Heyington Gardens is a sensitive restoration of an entry vestibule within an iconic 1960s modernist apartment block. The project investigates how a design approach based on historical research, together with innovative craft and fabrication techniques and shared conversations, can transport building occupants from their contemporary life into layers of history.
Originally designed by prolific architect Ernest Fooks in 1963, Heyington Gardens is a boutique modernist apartment block which, after an unsympathetic nineties reworking of the foyer, was in need of refurbishment. Fooks’ interior design approach that merged regional materials and detailing with exotic references from his global expeditions, became the inspiration for the project.
The feature glass mosaic mural of bright green and melon was inspired by the architect’s love of the subtropical Guinea Turaco bird. The mural’s profuse plumage echoes the building’s surrounding finishes and lush gardens. Other clues from the archive informed new terrazzo floors, the restored timber front entry door, and copper entry signage. The design features artisan crafted light fixtures and an anodised aluminium entryway bench with a subtle laser-cut pattern: a reinterpretation of the mural’s geometry. New wall-hung copper glass mirrors are located to multiply sightlines and greenery and opens up the L-shaped space. The lift was refurbished in hammered steel and copper coloured mirrored glass; creating an otherworldly portal into the foyer beyond.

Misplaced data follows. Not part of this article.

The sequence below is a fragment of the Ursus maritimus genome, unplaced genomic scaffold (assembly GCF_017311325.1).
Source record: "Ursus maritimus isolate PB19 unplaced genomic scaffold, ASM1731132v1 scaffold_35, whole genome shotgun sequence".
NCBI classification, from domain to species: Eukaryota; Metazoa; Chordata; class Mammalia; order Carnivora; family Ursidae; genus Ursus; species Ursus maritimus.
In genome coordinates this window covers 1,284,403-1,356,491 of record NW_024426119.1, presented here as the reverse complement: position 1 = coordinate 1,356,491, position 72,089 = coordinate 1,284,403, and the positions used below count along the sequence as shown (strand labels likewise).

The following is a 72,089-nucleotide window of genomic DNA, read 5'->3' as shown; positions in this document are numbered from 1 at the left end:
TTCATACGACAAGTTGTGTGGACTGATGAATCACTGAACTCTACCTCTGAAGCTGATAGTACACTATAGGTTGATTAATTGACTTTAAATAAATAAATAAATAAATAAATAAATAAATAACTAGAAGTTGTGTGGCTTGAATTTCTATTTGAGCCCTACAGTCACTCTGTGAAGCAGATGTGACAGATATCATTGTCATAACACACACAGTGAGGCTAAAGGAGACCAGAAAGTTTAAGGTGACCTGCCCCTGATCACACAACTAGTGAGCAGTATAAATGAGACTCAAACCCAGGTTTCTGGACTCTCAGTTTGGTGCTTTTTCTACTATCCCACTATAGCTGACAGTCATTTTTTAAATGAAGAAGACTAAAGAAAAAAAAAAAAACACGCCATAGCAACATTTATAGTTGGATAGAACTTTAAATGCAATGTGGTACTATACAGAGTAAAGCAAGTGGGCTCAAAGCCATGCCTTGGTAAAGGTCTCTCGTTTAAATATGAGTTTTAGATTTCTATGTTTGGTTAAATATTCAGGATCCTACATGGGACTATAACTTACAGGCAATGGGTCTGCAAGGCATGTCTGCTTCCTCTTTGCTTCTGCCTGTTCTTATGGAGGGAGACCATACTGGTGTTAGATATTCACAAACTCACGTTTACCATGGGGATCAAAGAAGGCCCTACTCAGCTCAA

Heyington Gardens invests in its past and its future to create a shared space of delight for the next generations. What makes this project unique are the contemporary elements that celebrate an original icon with new moments of brightness and joy.
Lighting: custom made by Studiobird, Webb Welding. Finishes: Signorino, Haymes.
Photography: Christine Francis